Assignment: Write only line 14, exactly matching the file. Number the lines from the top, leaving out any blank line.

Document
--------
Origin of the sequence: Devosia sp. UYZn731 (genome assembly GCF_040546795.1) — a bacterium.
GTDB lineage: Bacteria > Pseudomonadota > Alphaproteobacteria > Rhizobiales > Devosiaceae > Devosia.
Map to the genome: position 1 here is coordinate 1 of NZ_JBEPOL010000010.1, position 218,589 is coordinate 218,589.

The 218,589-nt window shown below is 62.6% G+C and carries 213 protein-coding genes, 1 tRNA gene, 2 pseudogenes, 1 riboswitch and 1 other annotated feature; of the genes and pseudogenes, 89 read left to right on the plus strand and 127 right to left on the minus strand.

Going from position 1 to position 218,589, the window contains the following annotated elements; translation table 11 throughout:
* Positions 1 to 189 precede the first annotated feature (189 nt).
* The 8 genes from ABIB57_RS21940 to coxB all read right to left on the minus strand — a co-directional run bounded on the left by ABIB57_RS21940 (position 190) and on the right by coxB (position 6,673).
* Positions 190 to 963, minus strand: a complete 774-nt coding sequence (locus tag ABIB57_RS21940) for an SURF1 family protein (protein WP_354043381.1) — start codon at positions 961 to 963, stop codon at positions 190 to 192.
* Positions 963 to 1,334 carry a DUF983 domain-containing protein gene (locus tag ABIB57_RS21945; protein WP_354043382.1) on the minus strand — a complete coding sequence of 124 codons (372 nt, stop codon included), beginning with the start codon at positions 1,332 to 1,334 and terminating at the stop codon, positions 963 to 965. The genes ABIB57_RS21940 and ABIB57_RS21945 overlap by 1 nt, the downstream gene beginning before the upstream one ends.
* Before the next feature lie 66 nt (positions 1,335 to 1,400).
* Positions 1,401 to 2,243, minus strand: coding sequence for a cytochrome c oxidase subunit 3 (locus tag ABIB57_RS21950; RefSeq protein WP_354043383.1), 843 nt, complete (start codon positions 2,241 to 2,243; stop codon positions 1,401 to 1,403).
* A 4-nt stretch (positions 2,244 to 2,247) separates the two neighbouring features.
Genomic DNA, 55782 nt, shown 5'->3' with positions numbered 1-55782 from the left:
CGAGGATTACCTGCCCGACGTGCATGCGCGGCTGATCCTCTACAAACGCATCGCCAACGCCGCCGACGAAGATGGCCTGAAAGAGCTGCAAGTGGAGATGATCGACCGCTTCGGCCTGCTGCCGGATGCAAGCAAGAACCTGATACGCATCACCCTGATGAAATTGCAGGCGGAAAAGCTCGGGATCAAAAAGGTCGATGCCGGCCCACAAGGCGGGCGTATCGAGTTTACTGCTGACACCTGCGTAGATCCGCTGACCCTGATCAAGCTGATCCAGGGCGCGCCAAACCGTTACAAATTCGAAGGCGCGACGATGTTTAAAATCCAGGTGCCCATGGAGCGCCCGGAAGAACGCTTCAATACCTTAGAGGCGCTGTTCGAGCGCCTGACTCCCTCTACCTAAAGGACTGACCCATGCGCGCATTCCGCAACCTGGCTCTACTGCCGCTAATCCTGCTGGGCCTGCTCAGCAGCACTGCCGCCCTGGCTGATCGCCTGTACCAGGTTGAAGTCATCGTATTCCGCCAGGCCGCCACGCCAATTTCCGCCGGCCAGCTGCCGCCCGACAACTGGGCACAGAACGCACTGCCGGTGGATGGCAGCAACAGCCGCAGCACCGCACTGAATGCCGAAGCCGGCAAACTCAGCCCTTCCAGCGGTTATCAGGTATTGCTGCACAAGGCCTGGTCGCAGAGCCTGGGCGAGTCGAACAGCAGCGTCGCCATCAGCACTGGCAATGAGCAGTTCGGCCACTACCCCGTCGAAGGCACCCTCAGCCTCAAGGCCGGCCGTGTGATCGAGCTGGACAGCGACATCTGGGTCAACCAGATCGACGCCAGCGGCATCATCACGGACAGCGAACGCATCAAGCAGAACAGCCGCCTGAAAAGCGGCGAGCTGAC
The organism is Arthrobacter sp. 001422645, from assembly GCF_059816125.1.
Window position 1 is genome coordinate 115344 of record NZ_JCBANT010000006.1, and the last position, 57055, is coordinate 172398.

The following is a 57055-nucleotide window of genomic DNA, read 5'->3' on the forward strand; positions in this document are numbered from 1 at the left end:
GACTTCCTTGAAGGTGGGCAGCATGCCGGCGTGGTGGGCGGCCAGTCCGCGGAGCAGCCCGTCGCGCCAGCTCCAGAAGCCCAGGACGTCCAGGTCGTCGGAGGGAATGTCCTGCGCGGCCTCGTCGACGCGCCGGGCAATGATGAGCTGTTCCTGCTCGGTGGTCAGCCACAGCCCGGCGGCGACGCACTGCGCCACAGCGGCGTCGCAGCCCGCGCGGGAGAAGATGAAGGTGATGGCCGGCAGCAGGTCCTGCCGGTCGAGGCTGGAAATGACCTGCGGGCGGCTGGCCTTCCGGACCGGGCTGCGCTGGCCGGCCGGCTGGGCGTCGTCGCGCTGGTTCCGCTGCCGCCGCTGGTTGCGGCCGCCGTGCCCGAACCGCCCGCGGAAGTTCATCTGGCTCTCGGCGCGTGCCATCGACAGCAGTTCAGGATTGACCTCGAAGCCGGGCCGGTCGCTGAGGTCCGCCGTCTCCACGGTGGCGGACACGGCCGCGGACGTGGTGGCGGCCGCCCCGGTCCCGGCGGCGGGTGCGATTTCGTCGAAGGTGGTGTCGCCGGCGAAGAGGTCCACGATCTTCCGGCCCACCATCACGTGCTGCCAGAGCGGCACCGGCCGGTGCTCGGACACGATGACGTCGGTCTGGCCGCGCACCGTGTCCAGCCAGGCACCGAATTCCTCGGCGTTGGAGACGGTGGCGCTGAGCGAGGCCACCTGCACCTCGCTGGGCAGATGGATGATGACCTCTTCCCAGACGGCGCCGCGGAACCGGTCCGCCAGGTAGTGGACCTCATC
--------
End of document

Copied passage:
CGAGGATTACCTGCCCGACGTGCATGCGCGGCTGATCCTCTACAAACGCATCGCCAACGCCGCCGACGAAGATGGCCTGAAAGAGCTGCAAGTGGAGATGATCGACCGCTTCGGCCTGCTGCCGGATGCAAGCAAGAACCTGATACGCATCACCCTGATGAAATTGCAGGCGGAAAAGCTCGGGATCAAAAAGGTCGATGCCGGCCCACAAGGCGGGCGTATCGAGTTTACTGCTGACACCTGCGTAGATCCGCTGACCCTGATCAAGCTGATCCAGGGCGCGCCAAACCGTTACAAATTCGAAGGCGCGACGATGTTTAAAATCCAGGTGCCCATGGAGCGCCCGGAAGAACGCTTCAATACCTTAGAGGCGCTGTTCGAGCGCCTGACTCCCTCTACCTAAAGGACTGACCCATGCGCGCATTCCGCAACCTGGCTCTACTGCCGCTAATCCTGCTGGGCCTGCTCAGCAGCACTGCCGCCCTGGCTGATCGCCTGTACCAGGTTGAAGTCATCGTATTCCGCCAGGCCGCCACGCCAATTTCCGCCGGCCAGCTGCCGCCCGACAACTGGGCACAGAACGCACTGCCGGTGGATGGCAGCAACAGCCGCAGCACCGCACTGAATGCCGAAGCCGGCAAACTCAGCCCTTCCAGCGGTTATCAGGTATTGCTGCACAAGGCCTGGTCGCAGAGCCTGGGCGAGTCGAACAGCAGCGTCGCCATCAGCACTGGCAATGAGCAGTTCGGCCACTACCCCGTCGAAGGCACCCTCAGCCTCAAGGCCGGCCGTGTGATCGAGCTGGACAGCGACATCTGGGTCAACCAGATCGACGCCAGCGGCATCATCACGGACAGCGAACGCATCAAGCAGAACAGCCGCCTGAAAAGCGGCGAGCTGAC